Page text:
SATURDAY, OCTOBER 15, 2022
But also, what David Brooks said: For our money, yesterday morning's New York Times offered two clear-eyed looks at the lay of the land.
We start with Peter Baker's essay concerning the political state of play regarding Donald J. Trump.
The January 6 committee has made its case, Baker said. But with respect to public opinion, the needle hasn't moved.
BAKER (10/14/22): If the goal was to essentially put former President Donald J. Trump on trial, the House committee investigating the Jan. 6, 2021, attack on the Capitol succeeded in presenting a powerful case full of damning testimony mainly from the defendant’s own advisers, allies and even relatives.
But as the panel wrapped up what was likely the last of its evidentiary hearings on Thursday, it was not at all clear that it had persuaded the jury. Americans who already blamed the rampage on Mr. Trump came away from four months of sensational and at times jaw-dropping hearings with more evidence for their belief, while those who started out in his camp largely remained there.
The relatively little movement in public opinion since the hearings opened in June, at least as measured by an array of polls, underscored the calcification of American politics in recent years. Many voters have been locked into their viewpoints, seemingly immune to contrary information.
Baker went on to detail a key fact: Trump's approval ratings have been unchanged over the course of the committee's nine hearings. Politically, nothing has changed!
Politically, there's a reason for that. Politically, we're now two separate nations. The blue nation listened to the committee's work and tended to believe what it heard. The red tribe tuned it out.
We're now two separate nations! In his opinion column, David Brooks diagnosed a type of imperfect perceptual framework to which, or so he said, our own anti-Trump tribe is prone.
Headline included, his column started like this:
This Is What Happens When Race Is Everything
Besides being offended by the racist comments made by members of the Los Angeles City Council—as so many people were—I was also struck by the underlying worldview revealed during their leaked conversation.
Council President Nury Martinez—who has since resigned from the Council—along with two colleagues and a labor ally talked about a range of subjects, including redistricting, but two assumptions undergirded much of what they said. Their first assumption was that America is divided into monolithic racial blocs. The world they take for granted is not a world of persons; it’s a world of rigid racial categories.
For ourselves, we weren't "offended" by the council members' amazingly low-grade comments. Nor would we start by describing those comments as "racist," a term which has lost almost all meaning through massive overuse.
We think the culture of being offended—perhaps, of performing the state of being offended—has been extended way too far within our failing blue tribe.
As to how we'd describe the council members' comments, we'd describe them in an array of ways. But we'd probably start with "human, all too human," then proceed to "depressingly stupid, destructive and dumb."
In Brooks' view, the racial / ethnic insults trafficked by the council members emerge from a part of blue tribe culture we ourselves have mentioned in the past.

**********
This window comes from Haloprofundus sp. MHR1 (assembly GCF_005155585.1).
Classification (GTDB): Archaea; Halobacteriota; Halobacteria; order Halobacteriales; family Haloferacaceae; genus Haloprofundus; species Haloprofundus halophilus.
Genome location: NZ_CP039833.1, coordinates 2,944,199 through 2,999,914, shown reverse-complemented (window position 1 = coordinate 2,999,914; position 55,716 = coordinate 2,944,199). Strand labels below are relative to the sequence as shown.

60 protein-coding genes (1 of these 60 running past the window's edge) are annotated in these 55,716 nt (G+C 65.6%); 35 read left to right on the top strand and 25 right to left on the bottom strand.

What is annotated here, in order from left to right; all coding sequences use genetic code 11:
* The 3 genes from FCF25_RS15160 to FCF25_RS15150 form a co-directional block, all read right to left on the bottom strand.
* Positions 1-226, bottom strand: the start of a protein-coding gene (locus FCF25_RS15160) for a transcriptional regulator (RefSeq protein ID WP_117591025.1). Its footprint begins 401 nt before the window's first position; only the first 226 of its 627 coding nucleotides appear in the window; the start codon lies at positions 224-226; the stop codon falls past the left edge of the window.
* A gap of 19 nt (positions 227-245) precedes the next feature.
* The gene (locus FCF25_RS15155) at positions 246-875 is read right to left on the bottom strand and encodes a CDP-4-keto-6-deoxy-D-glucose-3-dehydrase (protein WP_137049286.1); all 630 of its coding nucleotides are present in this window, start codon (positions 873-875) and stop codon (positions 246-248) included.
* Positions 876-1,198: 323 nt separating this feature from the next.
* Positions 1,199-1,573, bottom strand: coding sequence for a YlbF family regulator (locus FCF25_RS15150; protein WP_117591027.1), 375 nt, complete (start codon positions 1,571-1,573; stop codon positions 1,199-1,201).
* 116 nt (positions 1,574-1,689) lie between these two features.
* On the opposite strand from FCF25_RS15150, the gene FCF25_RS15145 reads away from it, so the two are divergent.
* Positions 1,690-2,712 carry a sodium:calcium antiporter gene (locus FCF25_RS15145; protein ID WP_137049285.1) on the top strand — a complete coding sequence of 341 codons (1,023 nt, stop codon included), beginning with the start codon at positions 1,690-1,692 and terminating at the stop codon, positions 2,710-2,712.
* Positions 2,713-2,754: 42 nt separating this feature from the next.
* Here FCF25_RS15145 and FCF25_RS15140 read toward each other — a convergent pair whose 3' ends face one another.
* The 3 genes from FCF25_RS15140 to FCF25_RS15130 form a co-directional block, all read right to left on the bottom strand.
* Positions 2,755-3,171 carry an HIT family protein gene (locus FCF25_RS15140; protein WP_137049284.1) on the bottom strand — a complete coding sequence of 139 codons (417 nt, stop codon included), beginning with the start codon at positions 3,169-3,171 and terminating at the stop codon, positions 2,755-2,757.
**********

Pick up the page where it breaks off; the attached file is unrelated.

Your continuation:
In our view, the insults emerge from the world in which our own blue tribe has stopped stressing the fact that we humans are all the same. They emerge from a world in which we have instead adopted a view in which different "racial" and ethnic groups are fundamentally different—are different all the way down.
The woods are lovely, dark and deep, but our nation's two tribes aren't especially sharp. The red tribe reeks with ludicrous amounts of false and unfounded belief. Our own blue tribe struggles along with the culture of persistent moral accusation—and the culture of moral performance.
We also struggle with a fundamental change in liberal / progressive outlook. We liberals used to stress the basic idea that We Humans Are All The Same.
We now stress Primal Difference.
The red tribe has stopped listening to our blue tribe's formulaic denunciations. Meanwhile, our blue tribe has established a prerequisite for tribal membership—we must never consider the possibility that we ourselves are falling short in some way.
Back to Baker and Brooks! As we pondered their offerings, weak and weary, we read the transcript of Ezra Klein's interview with Rachel Maddow. We view Klein and Maddow as very different types of people. But we were struck, reading the transcript, by a type of shared outlook.
Our culture reeks with ludicrous false and unfounded claims made by people in Maddow's profession. That said, you'd never know that this problem exists as you read Klein and Maddow's long discussion of the role now played by cable news, with Tucker Carlson receiving particular mention.
Maddow's new podcast was dropped this past week. We were struck, but not surprised, by the way the podcast starts.
Human nature is taking our nation apart. As Carlotta Valdes has frequently said, human nature has executed this task all through the course of human history.
Watching Maddow discussing her podcast on MSNBC last week, a certain thought popped into our heads:
For people being paid $30 million per year by their corporate owners, life can still be amazingly good!
We assume that Maddow's a good, decent person. We'd be amazed to learn that she isn't.
We think her judgment, and that of our tribe, can frequently be a bit poor.
Starting Monday: Performance